EU Council president grilled in closed-door probe of Polish-Russian spy deal

Donald TuskSenior European Union official Donald Tusk was grilled for several hours on Wednesday, in the context of a Polish government probe into an intelligence agreement between Warsaw and Moscow. But Tusk, who is the current president of the European Council, and served as Poland’s prime minister from 2007 to 2014, dismissed the probe as politicized and said it was deliberately designed to harm his political career. The investigation was launched by the government of Poland earlier this year. Its stated goal is to investigate an agreement that was struck in late 2013 between Poland’s Military Counterintelligence Service (MCS) and the Federal Security Service (FSB) of the Russian Federation. The agreement allegedly took place in secret, but was never implemented. The government of Poland canceled it in 2014, after accusing Moscow of illegally annexing the Ukrainian region of Crimea.

On Wednesday, Tusk spent nearly three hours at the office of the prosecutor in Warsaw, in a question-and-answer session that was held entirely behind closed doors. As he was leaving the building, the former Polish prime minister said he could not comment on the content of his testimony. But he used strong words to dismiss the entire investigation as “extremely political”, while accusing those behind it as holding a vendetta against him. Tusk and his supporters believe that the probe was primarily initiated by Jarosław Kaczyński, leader of the conservative Law and Justice party. They also claim that Kaczyński, who is Tusk’s political arch-foe in Poland, is spearheading a campaign of personal vindictiveness against him.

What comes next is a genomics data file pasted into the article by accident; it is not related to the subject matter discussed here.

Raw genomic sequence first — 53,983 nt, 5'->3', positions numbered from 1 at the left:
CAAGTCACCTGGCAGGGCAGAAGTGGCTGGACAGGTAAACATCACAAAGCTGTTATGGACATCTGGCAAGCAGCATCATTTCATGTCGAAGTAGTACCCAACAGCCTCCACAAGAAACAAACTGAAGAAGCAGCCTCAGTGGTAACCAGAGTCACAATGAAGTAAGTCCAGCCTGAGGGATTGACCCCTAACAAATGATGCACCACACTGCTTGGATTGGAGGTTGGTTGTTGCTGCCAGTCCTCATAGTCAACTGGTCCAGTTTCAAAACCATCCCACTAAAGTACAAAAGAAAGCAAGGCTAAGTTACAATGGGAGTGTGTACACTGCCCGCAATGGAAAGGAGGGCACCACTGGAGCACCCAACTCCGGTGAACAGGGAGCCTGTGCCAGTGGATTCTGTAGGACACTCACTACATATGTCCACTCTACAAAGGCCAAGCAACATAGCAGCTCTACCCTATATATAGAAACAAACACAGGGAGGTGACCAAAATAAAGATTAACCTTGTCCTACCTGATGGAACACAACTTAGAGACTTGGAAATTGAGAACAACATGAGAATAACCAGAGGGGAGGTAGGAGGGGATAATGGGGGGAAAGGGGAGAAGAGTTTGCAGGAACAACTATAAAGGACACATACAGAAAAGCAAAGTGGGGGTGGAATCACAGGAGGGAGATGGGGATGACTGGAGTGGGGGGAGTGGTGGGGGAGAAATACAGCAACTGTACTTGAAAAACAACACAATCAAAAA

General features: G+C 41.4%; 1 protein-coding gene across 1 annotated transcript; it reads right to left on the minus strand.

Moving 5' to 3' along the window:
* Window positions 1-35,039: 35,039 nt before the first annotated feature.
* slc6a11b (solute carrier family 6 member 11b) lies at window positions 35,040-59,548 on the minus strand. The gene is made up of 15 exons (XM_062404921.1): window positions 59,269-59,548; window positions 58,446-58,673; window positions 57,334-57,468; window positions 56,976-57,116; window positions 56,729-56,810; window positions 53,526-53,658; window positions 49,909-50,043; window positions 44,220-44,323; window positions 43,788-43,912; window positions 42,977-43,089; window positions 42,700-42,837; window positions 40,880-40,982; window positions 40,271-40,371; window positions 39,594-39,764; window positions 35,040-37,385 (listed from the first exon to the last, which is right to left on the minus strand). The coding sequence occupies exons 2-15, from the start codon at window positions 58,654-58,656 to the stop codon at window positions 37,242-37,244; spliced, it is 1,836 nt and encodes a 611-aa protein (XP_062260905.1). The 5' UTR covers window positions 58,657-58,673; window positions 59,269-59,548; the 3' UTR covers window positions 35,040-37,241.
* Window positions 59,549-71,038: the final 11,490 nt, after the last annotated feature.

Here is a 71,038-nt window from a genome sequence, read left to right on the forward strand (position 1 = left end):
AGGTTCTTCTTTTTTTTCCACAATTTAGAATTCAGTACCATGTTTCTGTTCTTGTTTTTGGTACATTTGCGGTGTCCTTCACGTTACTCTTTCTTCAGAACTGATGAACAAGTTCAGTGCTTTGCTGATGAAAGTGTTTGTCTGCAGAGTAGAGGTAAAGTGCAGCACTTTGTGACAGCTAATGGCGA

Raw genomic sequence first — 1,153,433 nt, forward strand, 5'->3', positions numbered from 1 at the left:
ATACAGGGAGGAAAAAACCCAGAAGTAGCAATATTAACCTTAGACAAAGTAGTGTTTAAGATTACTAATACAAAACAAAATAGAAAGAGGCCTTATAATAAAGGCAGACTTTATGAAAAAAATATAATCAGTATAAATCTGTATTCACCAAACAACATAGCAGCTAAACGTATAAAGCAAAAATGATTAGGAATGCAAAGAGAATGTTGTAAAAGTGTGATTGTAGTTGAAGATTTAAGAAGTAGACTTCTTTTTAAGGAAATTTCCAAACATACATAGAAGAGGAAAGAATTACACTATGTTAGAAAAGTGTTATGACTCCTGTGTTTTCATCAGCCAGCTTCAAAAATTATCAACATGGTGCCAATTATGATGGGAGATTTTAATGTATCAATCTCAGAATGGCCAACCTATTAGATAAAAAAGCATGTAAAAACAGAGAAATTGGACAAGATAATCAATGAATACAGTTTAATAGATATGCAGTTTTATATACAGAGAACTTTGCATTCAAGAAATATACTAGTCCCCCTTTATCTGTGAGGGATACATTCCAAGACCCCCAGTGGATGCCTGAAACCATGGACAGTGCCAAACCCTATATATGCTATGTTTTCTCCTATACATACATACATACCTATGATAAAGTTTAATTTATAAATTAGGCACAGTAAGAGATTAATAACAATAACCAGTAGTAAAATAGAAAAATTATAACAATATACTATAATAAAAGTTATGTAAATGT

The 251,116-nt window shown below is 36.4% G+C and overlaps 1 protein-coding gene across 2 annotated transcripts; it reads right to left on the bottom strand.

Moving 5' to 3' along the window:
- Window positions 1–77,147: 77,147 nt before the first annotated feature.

The rivalry between the two men began in 2010, when an airplane carrying a Polish government delegation to a World War II commemoration event in Russia crashed near the Russian city of Smolensk, killing everyone onboard. Among the dead was Polish President Lech Kaczyński, Jarosław Kaczyński’s brother. Since the air disaster, the leader of the Law and Justice party has maintained that the Russian government deliberately brought down the plane. He also accuses Tusk, who was Poland’s prime minister at the time, of colluding with Moscow to eliminate his brother. These allegations remain unsubstantiated, but they have contributed to the emergence of a venomous political climate in Poland that has dominated national politics for years.

On Wednesday, during Tusk’s three-hour testimony, several thousands of his supporters demonstrated outside the office of the prosecutor, urging Tusk to run for president in a few years. It is a common expectation in Poland that Tusk will soon turn his attention to domestic Polish politics and run for the highest office in the land in 2020.

Author: Joseph Fitsanakis | Date: 21 April 2017 | Permalink

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